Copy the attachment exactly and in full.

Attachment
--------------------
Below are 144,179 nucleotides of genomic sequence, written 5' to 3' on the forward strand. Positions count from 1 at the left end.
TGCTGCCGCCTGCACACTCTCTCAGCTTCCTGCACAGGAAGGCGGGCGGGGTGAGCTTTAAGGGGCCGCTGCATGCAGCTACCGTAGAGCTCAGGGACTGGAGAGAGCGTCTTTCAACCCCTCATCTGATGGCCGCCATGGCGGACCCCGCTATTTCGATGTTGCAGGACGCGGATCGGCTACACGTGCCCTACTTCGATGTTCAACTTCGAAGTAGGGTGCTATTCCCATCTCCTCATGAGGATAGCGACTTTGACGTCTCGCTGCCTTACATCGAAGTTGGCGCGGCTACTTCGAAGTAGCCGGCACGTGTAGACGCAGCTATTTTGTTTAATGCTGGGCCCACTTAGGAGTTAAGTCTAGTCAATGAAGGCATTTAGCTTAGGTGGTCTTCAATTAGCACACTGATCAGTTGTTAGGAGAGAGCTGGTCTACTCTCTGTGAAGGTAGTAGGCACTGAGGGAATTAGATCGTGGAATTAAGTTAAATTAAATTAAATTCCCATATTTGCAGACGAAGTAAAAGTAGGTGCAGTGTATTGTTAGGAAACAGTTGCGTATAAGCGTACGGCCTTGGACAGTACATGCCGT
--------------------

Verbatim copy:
Below are 144,179 nucleotides of genomic sequence, written 5' to 3' on the forward strand. Positions count from 1 at the left end.
TGCTGCCGCCTGCACACTCTCTCAGCTTCCTGCACAGGAAGGCGGGCGGGGTGAGCTTTAAGGGGCCGCTGCATGCAGCTACCGTAGAGCTCAGGGACTGGAGAGAGCGTCTTTCAACCCCTCATCTGATGGCCGCCATGGCGGACCCCGCTATTTCGATGTTGCAGGACGCGGATCGGCTACACGTGCCCTACTTCGATGTTCAACTTCGAAGTAGGGTGCTATTCCCATCTCCTCATGAGGATAGCGACTTTGACGTCTCGCTGCCTTACATCGAAGTTGGCGCGGCTACTTCGAAGTAGCCGGCACGTGTAGACGCAGCTATTTTGTTTAATGCTGGGCCCACTTAGGAGTTAAGTCTAGTCAATGAAGGCATTTAGCTTAGGTGGTCTTCAATTAGCACACTGATCAGTTGTTAGGAGAGAGCTGGTCTACTCTCTGTGAAGGTAGTAGGCACTGAGGGAATTAGATCGTGGAATTAAGTTAAATTAAATTAAATTCCCATATTTGCAGACGAAGTAAAAGTAGGTGCAGTGTATTGTTAGGAAACAGTTGCGTATAAGCGTACGGCCTTGGACAGTACATGCCGT